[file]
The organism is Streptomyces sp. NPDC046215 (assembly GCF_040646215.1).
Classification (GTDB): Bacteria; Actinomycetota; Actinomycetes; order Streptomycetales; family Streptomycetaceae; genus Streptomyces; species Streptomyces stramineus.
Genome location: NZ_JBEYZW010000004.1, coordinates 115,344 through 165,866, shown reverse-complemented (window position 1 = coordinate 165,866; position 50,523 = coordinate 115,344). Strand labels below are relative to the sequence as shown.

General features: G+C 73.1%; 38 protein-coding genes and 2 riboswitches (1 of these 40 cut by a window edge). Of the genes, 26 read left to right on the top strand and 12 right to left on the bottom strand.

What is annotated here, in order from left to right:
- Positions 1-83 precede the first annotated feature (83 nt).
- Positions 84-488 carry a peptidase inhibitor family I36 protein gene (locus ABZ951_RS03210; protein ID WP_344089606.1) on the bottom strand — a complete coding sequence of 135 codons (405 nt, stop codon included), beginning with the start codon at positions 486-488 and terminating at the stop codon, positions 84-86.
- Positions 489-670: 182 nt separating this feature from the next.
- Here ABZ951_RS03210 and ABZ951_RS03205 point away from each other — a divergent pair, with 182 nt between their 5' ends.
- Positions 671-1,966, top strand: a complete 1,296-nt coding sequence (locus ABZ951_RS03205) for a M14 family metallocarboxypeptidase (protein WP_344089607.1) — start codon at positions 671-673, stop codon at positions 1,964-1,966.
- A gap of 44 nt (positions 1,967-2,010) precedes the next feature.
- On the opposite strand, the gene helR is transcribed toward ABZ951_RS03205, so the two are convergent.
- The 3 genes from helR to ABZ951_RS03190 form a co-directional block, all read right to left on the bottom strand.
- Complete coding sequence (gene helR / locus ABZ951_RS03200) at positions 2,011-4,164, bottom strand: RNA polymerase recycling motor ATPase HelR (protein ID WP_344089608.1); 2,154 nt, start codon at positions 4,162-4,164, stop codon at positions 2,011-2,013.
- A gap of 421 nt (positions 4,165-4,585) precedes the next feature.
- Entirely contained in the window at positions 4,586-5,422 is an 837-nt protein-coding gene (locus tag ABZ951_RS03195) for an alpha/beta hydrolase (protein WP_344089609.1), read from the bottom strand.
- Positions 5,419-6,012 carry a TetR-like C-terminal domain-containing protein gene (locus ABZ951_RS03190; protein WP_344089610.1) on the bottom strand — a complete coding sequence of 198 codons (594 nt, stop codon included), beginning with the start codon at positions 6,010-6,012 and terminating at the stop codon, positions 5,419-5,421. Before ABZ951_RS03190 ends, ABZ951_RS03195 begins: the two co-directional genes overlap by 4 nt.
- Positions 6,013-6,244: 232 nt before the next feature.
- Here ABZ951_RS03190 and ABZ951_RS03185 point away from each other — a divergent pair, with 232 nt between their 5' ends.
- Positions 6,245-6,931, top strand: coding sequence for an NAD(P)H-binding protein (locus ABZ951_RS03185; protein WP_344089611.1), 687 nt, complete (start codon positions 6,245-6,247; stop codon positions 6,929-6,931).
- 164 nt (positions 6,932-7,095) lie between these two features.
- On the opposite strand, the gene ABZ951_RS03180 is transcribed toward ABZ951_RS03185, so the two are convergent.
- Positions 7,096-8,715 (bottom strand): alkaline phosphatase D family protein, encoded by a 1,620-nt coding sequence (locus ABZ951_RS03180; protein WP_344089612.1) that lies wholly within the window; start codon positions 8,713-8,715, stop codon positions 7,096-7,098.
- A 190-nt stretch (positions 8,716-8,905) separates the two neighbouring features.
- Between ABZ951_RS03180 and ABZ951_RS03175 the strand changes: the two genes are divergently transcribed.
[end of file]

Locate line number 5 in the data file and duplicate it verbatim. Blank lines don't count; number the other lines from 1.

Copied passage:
What is annotated here, in order from left to right: